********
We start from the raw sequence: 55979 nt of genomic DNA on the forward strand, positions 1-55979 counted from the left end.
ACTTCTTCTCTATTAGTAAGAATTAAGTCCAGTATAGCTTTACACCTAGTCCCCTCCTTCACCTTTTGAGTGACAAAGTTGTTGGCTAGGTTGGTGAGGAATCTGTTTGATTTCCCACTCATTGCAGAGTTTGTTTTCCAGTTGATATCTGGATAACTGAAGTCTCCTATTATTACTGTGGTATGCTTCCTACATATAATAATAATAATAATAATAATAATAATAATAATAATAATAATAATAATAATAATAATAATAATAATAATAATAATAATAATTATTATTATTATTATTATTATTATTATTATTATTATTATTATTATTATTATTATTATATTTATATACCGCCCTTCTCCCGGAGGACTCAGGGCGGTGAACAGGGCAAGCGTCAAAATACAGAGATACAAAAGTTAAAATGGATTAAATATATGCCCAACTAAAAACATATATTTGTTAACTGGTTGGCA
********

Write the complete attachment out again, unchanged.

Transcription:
We start from the raw sequence: 55979 nt of genomic DNA on the forward strand, positions 1-55979 counted from the left end.
ACTTCTTCTCTATTAGTAAGAATTAAGTCCAGTATAGCTTTACACCTAGTCCCCTCCTTCACCTTTTGAGTGACAAAGTTGTTGGCTAGGTTGGTGAGGAATCTGTTTGATTTCCCACTCATTGCAGAGTTTGTTTTCCAGTTGATATCTGGATAACTGAAGTCTCCTATTATTACTGTGGTATGCTTCCTACATATAATAATAATAATAATAATAATAATAATAATAATAATAATAATAATAATAATAATAATAATAATAATAATAATAATAATAATTATTATTATTATTATTATTATTATTATTATTATTATTATTATTATTATTATTATTATATTTATATACCGCCCTTCTCCCGGAGGACTCAGGGCGGTGAACAGGGCAAGCGTCAAAATACAGAGATACAAAAGTTAAAATGGATTAAATATATGCCCAACTAAAAACATATATTTGTTAACTGGTTGGCA